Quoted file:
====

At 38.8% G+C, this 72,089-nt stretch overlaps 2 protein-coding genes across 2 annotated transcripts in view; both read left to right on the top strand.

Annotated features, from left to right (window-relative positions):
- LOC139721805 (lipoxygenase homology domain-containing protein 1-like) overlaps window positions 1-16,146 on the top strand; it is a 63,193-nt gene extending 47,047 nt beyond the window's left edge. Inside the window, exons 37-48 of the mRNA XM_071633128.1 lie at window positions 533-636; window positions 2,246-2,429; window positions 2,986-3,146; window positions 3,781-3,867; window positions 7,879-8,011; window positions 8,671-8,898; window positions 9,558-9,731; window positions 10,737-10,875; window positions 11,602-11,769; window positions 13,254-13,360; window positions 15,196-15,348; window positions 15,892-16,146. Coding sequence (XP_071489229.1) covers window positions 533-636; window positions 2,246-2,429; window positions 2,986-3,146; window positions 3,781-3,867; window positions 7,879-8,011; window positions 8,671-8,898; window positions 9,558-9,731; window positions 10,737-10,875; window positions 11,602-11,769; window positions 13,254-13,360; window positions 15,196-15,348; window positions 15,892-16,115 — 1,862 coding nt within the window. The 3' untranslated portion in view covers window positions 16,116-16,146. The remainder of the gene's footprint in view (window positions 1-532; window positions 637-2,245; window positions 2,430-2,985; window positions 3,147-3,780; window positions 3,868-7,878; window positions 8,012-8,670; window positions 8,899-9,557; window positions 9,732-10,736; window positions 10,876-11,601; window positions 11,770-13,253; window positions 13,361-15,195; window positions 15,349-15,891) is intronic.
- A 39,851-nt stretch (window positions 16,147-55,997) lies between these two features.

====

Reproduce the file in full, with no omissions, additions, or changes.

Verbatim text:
At 38.8% G+C, this 72,089-nt stretch overlaps 2 protein-coding genes across 2 annotated transcripts in view; both read left to right on the top strand.

Annotated features, from left to right (window-relative positions):
- LOC139721805 (lipoxygenase homology domain-containing protein 1-like) overlaps window positions 1-16,146 on the top strand; it is a 63,193-nt gene extending 47,047 nt beyond the window's left edge. Inside the window, exons 37-48 of the mRNA XM_071633128.1 lie at window positions 533-636; window positions 2,246-2,429; window positions 2,986-3,146; window positions 3,781-3,867; window positions 7,879-8,011; window positions 8,671-8,898; window positions 9,558-9,731; window positions 10,737-10,875; window positions 11,602-11,769; window positions 13,254-13,360; window positions 15,196-15,348; window positions 15,892-16,146. Coding sequence (XP_071489229.1) covers window positions 533-636; window positions 2,246-2,429; window positions 2,986-3,146; window positions 3,781-3,867; window positions 7,879-8,011; window positions 8,671-8,898; window positions 9,558-9,731; window positions 10,737-10,875; window positions 11,602-11,769; window positions 13,254-13,360; window positions 15,196-15,348; window positions 15,892-16,115 — 1,862 coding nt within the window. The 3' untranslated portion in view covers window positions 16,116-16,146. The remainder of the gene's footprint in view (window positions 1-532; window positions 637-2,245; window positions 2,430-2,985; window positions 3,147-3,780; window positions 3,868-7,878; window positions 8,012-8,670; window positions 8,899-9,557; window positions 9,732-10,736; window positions 10,876-11,601; window positions 11,770-13,253; window positions 13,361-15,195; window positions 15,349-15,891) is intronic.
- A 39,851-nt stretch (window positions 16,147-55,997) lies between these two features.